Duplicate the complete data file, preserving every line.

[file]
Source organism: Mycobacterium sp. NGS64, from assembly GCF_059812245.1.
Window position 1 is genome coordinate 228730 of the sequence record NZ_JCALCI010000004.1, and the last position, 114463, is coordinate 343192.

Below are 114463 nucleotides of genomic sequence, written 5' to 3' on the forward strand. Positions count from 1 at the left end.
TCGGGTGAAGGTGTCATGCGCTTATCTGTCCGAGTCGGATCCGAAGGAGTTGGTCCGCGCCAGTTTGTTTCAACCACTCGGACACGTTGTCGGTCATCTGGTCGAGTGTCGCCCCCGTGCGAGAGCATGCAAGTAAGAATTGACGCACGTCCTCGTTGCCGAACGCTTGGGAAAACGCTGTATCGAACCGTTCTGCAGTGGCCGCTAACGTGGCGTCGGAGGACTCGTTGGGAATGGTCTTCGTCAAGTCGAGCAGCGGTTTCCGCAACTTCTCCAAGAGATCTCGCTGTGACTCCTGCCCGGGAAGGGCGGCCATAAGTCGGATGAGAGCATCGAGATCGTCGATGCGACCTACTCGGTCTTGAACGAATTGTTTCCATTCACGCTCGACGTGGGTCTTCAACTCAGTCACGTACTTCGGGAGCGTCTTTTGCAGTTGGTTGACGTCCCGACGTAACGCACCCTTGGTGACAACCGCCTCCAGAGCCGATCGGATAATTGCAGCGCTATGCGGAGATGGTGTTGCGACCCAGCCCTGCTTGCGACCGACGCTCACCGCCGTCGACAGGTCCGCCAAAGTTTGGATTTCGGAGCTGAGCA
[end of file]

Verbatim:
Source organism: Mycobacterium sp. NGS64, from assembly GCF_059812245.1.
Window position 1 is genome coordinate 228730 of the sequence record NZ_JCALCI010000004.1, and the last position, 114463, is coordinate 343192.

Below are 114463 nucleotides of genomic sequence, written 5' to 3' on the forward strand. Positions count from 1 at the left end.
TCGGGTGAAGGTGTCATGCGCTTATCTGTCCGAGTCGGATCCGAAGGAGTTGGTCCGCGCCAGTTTGTTTCAACCACTCGGACACGTTGTCGGTCATCTGGTCGAGTGTCGCCCCCGTGCGAGAGCATGCAAGTAAGAATTGACGCACGTCCTCGTTGCCGAACGCTTGGGAAAACGCTGTATCGAACCGTTCTGCAGTGGCCGCTAACGTGGCGTCGGAGGACTCGTTGGGAATGGTCTTCGTCAAGTCGAGCAGCGGTTTCCGCAACTTCTCCAAGAGATCTCGCTGTGACTCCTGCCCGGGAAGGGCGGCCATAAGTCGGATGAGAGCATCGAGATCGTCGATGCGACCTACTCGGTCTTGAACGAATTGTTTCCATTCACGCTCGACGTGGGTCTTCAACTCAGTCACGTACTTCGGGAGCGTCTTTTGCAGTTGGTTGACGTCCCGACGTAACGCACCCTTGGTGACAACCGCCTCCAGAGCCGATCGGATAATTGCAGCGCTATGCGGAGATGGTGTTGCGACCCAGCCCTGCTTGCGACCGACGCTCACCGCCGTCGACAGGTCCGCCAAAGTTTGGATTTCGGAGCTGAGCA